Poor Compliance to Inhaler Therapy in Bronchial Asthma Patients –A Prospective Study in General Population
Science Journal of Clinical Medicine
Volume 3, Issue 1, January 2014, Pages: 4-9
Received: Nov. 24, 2013;
Published: Dec. 30, 2013
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Gajanan Gaude, Department of Pulmonary Medicine, KLE University’s Jawaharlal Nehru Medical College, Belgaum, Karnataka, INDIA
Jyothi Hattiholi, Department of Pulmonary Medicine, KLE University’s Jawaharlal Nehru Medical College, Belgaum, Karnataka, INDIA
Alisha Chaudhury, Department of Pulmonary Medicine, KLE University’s Jawaharlal Nehru Medical College, Belgaum, Karnataka, INDIA
Background: Considering the prevalence and associated burden of disease due to bronchial asthma, it is mandatory to obtain an optimal control of the disease and to improve outcomes for these patients. Asthma control and treatment compliance are widely investigated issues around the world. But it has been observed that there is very poor adherence to the inhalational therapy which leads to the sub-optimal control of the disease. Objectives of the study: To investigate the adherence for anti-asthma inhalational medications in adults with bronchial asthma. Methodology: A prospective study was done in a total of 400 bronchial asthma patients over a period of 2 years. Once included in the study, the patients were followed up for a total of 12 weeks for calculation of non-adherence to the aerosol therapy. Results: A total of 400 patients of bronchial asthma who were started on inhalational therapy were included in the study. At the end of 12 weeks, it was observed that, only 154 patients (38.5%) had regular compliance and 246 patients (61.5%) were non-compliant to aerosol therapy as prescribed for bronchial asthma. Factors that were associated with poor compliance were: lower educational level status, poor socio-economic status, cumbersome regimens, dislike of medication and distant pharmacies. Non-Drug factors that reduced the compliance were: fears about side effects, anger about condition or its treatment, forgetfulness or complacency and patient’s ill attitudes toward health. Conclusion: Noncompliance in asthma management is a fact of life and no single compliance-improving strategy probably will be as effective as a good physician–patient relationship. Optimal self-management allowing for optimization of asthma control by adjustment of medications may be conducted by either self-adjustment with the aid of a written action plan or by regular medical review.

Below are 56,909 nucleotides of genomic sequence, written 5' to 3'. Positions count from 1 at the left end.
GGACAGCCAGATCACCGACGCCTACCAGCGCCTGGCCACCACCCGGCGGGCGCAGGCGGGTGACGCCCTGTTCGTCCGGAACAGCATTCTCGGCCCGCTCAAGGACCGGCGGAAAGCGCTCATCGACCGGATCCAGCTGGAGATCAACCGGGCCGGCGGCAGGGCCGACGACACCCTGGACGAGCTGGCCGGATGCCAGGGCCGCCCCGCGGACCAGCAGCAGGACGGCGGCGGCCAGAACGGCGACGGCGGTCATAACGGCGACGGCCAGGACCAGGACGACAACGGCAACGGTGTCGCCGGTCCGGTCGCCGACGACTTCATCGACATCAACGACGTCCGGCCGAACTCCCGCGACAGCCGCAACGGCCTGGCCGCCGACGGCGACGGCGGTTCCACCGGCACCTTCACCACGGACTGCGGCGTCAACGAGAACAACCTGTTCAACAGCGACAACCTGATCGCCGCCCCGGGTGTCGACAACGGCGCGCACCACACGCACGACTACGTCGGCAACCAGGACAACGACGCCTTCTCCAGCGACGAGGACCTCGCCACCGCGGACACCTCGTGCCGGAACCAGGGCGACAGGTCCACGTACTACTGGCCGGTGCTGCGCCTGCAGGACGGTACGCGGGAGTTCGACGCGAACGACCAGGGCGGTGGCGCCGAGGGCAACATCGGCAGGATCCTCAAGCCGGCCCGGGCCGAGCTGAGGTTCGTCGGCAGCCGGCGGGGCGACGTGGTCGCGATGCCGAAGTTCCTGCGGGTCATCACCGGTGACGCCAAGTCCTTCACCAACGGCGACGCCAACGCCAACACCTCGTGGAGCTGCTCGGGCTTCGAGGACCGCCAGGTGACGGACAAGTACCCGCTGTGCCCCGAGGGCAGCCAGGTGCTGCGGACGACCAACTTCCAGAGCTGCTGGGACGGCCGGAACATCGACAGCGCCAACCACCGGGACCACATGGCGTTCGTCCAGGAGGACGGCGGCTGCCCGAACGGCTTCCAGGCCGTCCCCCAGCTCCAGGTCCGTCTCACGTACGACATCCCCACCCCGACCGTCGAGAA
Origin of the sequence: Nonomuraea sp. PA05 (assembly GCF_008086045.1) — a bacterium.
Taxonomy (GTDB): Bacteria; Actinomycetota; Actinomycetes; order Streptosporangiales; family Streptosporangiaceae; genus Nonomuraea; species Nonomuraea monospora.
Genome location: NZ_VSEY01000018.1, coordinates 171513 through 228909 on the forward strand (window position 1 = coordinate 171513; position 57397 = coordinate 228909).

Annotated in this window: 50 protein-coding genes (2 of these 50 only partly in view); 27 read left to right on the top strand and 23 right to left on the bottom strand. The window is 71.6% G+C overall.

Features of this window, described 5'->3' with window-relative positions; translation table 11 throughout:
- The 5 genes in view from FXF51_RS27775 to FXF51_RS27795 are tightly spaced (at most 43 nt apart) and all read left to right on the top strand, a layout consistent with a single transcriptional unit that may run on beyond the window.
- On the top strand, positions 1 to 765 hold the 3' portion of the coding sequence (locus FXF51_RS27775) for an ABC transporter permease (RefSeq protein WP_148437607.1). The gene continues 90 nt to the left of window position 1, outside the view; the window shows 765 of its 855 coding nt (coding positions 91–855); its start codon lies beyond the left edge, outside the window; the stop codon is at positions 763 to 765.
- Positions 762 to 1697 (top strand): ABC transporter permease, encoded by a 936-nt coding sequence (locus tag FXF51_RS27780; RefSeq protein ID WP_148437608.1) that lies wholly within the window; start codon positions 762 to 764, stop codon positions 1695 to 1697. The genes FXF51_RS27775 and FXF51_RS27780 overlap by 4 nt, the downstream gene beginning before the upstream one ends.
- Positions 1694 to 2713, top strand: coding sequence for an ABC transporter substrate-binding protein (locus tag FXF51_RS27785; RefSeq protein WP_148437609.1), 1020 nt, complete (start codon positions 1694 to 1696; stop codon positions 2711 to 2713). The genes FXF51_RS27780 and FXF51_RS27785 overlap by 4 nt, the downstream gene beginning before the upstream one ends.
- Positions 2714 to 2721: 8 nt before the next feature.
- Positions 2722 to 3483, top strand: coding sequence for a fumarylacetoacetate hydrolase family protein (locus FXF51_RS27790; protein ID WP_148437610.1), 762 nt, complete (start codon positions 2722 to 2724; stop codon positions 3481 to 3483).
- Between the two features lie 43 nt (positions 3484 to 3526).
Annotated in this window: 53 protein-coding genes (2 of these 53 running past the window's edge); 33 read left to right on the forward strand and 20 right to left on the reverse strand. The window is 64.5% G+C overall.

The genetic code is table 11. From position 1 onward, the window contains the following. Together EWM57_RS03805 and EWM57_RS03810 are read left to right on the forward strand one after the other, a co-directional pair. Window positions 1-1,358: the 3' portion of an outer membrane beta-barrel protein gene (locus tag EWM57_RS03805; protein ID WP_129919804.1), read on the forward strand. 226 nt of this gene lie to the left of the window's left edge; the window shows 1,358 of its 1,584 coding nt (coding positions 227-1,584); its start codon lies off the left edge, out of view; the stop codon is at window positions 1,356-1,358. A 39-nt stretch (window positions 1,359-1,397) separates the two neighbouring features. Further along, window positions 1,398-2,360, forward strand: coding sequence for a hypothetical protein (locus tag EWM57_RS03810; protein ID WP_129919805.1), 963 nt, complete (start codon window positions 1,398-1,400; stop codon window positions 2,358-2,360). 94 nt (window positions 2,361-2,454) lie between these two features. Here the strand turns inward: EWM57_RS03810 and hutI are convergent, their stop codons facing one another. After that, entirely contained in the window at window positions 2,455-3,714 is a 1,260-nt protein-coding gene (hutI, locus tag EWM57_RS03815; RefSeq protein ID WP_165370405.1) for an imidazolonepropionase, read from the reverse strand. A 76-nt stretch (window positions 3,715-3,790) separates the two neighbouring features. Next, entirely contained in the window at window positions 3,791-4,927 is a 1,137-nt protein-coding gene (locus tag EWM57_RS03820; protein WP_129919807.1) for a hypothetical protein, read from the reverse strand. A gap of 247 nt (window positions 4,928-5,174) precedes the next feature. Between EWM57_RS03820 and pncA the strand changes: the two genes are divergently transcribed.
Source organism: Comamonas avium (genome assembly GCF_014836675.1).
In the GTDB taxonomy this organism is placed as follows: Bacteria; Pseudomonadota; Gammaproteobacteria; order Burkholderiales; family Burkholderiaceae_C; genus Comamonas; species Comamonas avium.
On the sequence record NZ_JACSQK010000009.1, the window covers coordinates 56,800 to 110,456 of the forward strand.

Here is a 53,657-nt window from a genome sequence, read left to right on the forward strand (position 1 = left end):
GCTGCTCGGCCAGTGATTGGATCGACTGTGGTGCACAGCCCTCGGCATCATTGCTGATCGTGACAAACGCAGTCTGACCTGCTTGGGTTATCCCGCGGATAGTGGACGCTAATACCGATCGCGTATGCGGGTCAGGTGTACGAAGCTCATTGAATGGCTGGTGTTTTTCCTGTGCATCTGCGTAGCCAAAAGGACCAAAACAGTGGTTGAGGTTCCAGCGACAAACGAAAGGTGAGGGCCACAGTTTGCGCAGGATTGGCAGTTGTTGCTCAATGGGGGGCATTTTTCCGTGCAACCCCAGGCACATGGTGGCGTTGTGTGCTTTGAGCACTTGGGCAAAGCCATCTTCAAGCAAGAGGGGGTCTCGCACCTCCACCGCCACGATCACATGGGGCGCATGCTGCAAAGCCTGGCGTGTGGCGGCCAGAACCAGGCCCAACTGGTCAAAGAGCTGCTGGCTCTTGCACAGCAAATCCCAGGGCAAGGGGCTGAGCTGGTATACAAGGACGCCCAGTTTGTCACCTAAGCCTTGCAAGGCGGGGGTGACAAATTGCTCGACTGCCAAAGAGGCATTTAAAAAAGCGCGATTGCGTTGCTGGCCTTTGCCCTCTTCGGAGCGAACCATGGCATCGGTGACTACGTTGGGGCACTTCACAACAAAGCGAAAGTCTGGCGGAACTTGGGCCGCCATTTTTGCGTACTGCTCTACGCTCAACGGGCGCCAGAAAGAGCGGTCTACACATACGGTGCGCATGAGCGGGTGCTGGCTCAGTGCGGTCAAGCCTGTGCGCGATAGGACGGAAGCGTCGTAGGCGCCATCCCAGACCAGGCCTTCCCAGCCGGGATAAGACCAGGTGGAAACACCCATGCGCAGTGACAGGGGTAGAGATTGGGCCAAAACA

Poor Compliance to Inhaler Therapy in Bronchial Asthma Patients –A Prospective Study in General Population, Science Journal of Clinical Medicine.
Vol. 3, No. 1,
2014, pp. 4-9.
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